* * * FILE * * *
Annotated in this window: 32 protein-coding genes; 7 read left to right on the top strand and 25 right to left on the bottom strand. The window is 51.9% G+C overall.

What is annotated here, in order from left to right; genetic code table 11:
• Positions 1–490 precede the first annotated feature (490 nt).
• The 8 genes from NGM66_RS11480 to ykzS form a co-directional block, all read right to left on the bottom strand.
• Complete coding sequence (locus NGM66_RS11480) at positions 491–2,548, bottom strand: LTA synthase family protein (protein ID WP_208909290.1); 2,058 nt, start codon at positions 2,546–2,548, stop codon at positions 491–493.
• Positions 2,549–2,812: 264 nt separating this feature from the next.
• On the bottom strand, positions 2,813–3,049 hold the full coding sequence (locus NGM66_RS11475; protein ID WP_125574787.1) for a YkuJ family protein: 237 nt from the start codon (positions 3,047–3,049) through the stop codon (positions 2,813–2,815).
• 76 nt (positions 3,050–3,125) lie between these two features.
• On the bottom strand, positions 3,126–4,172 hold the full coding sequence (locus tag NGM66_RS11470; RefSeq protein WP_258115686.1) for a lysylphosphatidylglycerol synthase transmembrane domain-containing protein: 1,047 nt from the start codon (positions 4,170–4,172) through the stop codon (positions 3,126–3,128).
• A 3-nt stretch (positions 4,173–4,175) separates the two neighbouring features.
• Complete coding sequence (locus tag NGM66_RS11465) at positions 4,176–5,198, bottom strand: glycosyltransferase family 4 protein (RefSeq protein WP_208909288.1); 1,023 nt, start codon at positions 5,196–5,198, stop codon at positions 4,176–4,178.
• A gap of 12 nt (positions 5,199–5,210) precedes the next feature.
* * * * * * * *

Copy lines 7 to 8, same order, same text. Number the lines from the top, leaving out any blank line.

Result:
• On the bottom strand, positions 2,813–3,049 hold the full coding sequence (locus NGM66_RS11475; protein ID WP_125574787.1) for a YkuJ family protein: 237 nt from the start codon (positions 3,047–3,049) through the stop codon (positions 2,813–2,815).
• 76 nt (positions 3,050–3,125) lie between these two features.